Wednesday, September 18, 2013

Arming the Royal Navy of the future

During DSEI, Navy Recognition had the chance to speak with Geoff Searle, program director for the Type 26 Global Combat Ship, and one factor emerged: apparently, there is not a clear plan, at the stage, for arming the Type 26 with a surface to surface missile. At least, there is not a plan that BAE knows: it is always possible that, within the MOD and Royal Navy, thinking is actually at a much more advanced phase, since there is a long running program for the definition of Future Maritime Fires capability.

At the moment, however, what can be observed is that the Royal Navy does want at least 16 Strike Length VLS cells fitted to the new frigates at build. There just isn’t a precise plan (at least not out in the open) for fitting a specific weapon system in these cells.
More precisely, a definitive choice hasn’t even been made yet about which cells should be fitted: the europen Sylver A70, or the American MK41 system? A choice could be made next year, or later still.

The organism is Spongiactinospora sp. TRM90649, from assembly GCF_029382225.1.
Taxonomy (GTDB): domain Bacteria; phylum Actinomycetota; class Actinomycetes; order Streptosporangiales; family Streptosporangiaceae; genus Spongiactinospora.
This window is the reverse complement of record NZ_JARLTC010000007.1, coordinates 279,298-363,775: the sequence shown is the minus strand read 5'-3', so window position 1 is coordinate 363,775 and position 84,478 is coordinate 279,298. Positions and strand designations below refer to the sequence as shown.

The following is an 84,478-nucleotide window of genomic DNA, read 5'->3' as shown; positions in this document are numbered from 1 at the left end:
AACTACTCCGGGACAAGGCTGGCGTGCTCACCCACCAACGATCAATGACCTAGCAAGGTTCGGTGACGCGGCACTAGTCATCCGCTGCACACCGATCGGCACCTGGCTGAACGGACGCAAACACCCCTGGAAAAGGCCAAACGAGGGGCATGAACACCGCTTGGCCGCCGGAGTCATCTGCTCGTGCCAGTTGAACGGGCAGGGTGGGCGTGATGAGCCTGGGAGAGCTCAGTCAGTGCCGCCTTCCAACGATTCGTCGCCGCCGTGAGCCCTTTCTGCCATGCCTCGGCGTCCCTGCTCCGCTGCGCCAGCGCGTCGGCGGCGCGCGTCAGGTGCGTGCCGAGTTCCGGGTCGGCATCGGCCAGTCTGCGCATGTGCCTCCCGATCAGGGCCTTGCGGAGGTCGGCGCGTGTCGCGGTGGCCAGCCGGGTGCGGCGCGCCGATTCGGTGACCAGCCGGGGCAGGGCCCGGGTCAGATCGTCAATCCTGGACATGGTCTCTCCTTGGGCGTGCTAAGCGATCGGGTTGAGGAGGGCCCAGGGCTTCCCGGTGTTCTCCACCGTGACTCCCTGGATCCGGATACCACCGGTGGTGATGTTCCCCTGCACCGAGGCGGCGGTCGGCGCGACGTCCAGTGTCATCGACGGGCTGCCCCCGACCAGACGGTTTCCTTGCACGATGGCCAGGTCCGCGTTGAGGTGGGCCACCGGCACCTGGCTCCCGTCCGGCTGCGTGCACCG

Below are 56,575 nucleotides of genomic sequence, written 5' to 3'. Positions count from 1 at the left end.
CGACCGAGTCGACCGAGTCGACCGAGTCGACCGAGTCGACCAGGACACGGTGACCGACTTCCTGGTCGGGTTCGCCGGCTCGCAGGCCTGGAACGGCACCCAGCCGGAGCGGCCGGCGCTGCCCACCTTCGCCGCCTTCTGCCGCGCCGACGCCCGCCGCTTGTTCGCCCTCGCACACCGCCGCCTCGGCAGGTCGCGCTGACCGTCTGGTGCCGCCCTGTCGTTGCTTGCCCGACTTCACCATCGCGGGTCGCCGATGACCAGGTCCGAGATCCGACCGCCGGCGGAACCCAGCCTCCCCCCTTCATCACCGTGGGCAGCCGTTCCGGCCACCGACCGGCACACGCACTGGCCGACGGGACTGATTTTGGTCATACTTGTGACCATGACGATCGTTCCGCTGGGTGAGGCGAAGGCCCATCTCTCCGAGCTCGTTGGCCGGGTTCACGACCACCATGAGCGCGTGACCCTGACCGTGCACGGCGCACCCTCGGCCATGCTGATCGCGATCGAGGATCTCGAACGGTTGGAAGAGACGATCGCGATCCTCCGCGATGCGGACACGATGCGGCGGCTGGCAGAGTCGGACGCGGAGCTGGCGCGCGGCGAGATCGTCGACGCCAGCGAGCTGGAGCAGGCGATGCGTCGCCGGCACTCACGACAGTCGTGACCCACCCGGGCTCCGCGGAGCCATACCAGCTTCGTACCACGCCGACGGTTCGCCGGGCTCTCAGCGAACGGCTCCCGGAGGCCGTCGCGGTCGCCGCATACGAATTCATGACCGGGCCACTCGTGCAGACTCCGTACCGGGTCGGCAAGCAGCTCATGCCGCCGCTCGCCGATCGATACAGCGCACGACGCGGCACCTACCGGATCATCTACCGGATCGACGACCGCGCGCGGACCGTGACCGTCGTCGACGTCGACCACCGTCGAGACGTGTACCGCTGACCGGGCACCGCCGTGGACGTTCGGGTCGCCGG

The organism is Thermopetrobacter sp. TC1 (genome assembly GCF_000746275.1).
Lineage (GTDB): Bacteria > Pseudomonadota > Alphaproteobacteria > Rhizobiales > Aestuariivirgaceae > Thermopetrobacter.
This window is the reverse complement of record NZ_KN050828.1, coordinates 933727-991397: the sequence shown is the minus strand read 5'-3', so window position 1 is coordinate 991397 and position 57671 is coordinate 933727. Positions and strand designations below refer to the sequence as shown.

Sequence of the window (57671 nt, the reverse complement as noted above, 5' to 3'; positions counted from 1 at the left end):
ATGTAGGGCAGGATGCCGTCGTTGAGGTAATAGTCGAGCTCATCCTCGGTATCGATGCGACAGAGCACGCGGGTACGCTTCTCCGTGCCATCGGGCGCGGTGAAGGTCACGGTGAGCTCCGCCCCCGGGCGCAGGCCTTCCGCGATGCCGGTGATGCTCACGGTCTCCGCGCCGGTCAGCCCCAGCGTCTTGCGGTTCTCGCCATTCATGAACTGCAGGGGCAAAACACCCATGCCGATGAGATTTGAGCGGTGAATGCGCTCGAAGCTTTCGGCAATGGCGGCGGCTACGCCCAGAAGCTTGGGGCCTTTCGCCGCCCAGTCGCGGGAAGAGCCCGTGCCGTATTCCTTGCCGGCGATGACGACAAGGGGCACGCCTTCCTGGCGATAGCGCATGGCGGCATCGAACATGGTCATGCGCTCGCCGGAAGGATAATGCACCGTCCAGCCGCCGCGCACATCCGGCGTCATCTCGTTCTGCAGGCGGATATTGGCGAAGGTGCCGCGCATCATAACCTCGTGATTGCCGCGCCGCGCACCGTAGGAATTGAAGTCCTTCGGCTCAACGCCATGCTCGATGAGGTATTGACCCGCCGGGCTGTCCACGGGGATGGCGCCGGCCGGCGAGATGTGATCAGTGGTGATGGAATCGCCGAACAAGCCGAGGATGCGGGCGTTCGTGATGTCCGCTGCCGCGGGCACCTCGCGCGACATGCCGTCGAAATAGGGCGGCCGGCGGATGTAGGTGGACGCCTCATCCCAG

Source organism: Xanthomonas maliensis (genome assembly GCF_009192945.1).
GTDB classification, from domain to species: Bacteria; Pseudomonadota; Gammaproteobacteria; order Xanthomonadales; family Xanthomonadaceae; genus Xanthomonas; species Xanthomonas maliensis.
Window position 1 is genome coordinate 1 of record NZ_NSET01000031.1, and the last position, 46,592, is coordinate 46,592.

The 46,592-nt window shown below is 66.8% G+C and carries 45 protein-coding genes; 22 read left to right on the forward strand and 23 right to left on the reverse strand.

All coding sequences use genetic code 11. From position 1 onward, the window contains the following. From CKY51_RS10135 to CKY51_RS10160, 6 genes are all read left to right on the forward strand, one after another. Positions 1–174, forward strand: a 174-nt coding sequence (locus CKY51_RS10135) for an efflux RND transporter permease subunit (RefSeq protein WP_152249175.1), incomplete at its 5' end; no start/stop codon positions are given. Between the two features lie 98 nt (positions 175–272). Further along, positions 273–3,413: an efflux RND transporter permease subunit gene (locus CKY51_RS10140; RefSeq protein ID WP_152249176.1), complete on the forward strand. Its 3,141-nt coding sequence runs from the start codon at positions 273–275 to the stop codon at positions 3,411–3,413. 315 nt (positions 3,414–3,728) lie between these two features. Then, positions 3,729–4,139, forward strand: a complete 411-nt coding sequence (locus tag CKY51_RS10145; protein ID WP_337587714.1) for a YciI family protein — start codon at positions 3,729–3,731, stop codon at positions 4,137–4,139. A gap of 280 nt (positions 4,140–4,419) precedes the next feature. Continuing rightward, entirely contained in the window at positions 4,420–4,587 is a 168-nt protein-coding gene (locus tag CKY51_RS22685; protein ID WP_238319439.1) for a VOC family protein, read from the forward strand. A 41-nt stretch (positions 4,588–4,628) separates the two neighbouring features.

At the same time, the Royal Navy is preparing to fit the Type 45s with the electronics and wiring needed to support the Harpoon Block 1C missile, with four of the destroyers effectively fitted with launchers and missiles taken from the prematurely withdrawn Type 22 Batch 3 frigates.
In addition, a 2012 graphic in a Royal Navy presentation which provided some insight into what programs are included in the famous 10-year Budget Plan, includes an important voice of expenditure detailed as “GWS60 Harpoon sustainment program”, meaning an upgrade and life-extension for the missile currently in service. There is no detail (yet) about the extent of the upgrade, nor an indication of the extent of the life-extension the missile is going to get, but I believe it is fair to assume that the aim of the Sustainment Program would be to delay the OSD for Harpoon all the way to 20230 – 2036.